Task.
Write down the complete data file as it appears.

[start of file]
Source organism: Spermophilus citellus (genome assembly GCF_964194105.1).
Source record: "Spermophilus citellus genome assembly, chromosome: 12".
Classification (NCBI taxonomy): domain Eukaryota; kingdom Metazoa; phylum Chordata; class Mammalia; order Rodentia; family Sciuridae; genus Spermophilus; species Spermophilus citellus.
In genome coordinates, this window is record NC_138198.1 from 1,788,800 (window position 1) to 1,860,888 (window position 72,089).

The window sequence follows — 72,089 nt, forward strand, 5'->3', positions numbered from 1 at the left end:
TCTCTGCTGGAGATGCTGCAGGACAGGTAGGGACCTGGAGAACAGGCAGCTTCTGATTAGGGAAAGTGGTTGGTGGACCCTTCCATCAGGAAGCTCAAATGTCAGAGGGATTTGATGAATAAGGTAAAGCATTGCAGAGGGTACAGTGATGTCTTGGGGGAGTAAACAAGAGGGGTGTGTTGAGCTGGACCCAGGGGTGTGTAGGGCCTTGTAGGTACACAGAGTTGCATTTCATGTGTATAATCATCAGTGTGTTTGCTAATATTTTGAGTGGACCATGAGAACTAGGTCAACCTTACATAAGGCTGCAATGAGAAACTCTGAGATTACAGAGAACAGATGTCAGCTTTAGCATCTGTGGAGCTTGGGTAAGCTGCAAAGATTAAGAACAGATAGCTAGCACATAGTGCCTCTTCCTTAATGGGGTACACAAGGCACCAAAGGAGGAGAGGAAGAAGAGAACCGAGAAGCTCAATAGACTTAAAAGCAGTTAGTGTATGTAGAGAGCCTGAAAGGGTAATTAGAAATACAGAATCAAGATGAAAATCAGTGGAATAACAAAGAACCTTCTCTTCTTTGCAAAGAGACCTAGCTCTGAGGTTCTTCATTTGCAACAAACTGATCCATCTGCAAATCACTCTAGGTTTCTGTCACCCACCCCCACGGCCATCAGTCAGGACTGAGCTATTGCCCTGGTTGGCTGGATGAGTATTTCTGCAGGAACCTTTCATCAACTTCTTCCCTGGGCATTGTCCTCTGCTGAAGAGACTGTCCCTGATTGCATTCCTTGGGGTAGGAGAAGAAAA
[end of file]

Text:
Source organism: Spermophilus citellus (genome assembly GCF_964194105.1).
Source record: "Spermophilus citellus genome assembly, chromosome: 12".
Classification (NCBI taxonomy): domain Eukaryota; kingdom Metazoa; phylum Chordata; class Mammalia; order Rodentia; family Sciuridae; genus Spermophilus; species Spermophilus citellus.
In genome coordinates, this window is record NC_138198.1 from 1,788,800 (window position 1) to 1,860,888 (window position 72,089).

The window sequence follows — 72,089 nt, forward strand, 5'->3', positions numbered from 1 at the left end:
TCTCTGCTGGAGATGCTGCAGGACAGGTAGGGACCTGGAGAACAGGCAGCTTCTGATTAGGGAAAGTGGTTGGTGGACCCTTCCATCAGGAAGCTCAAATGTCAGAGGGATTTGATGAATAAGGTAAAGCATTGCAGAGGGTACAGTGATGTCTTGGGGGAGTAAACAAGAGGGGTGTGTTGAGCTGGACCCAGGGGTGTGTAGGGCCTTGTAGGTACACAGAGTTGCATTTCATGTGTATAATCATCAGTGTGTTTGCTAATATTTTGAGTGGACCATGAGAACTAGGTCAACCTTACATAAGGCTGCAATGAGAAACTCTGAGATTACAGAGAACAGATGTCAGCTTTAGCATCTGTGGAGCTTGGGTAAGCTGCAAAGATTAAGAACAGATAGCTAGCACATAGTGCCTCTTCCTTAATGGGGTACACAAGGCACCAAAGGAGGAGAGGAAGAAGAGAACCGAGAAGCTCAATAGACTTAAAAGCAGTTAGTGTATGTAGAGAGCCTGAAAGGGTAATTAGAAATACAGAATCAAGATGAAAATCAGTGGAATAACAAAGAACCTTCTCTTCTTTGCAAAGAGACCTAGCTCTGAGGTTCTTCATTTGCAACAAACTGATCCATCTGCAAATCACTCTAGGTTTCTGTCACCCACCCCCACGGCCATCAGTCAGGACTGAGCTATTGCCCTGGTTGGCTGGATGAGTATTTCTGCAGGAACCTTTCATCAACTTCTTCCCTGGGCATTGTCCTCTGCTGAAGAGACTGTCCCTGATTGCATTCCTTGGGGTAGGAGAAGAAAA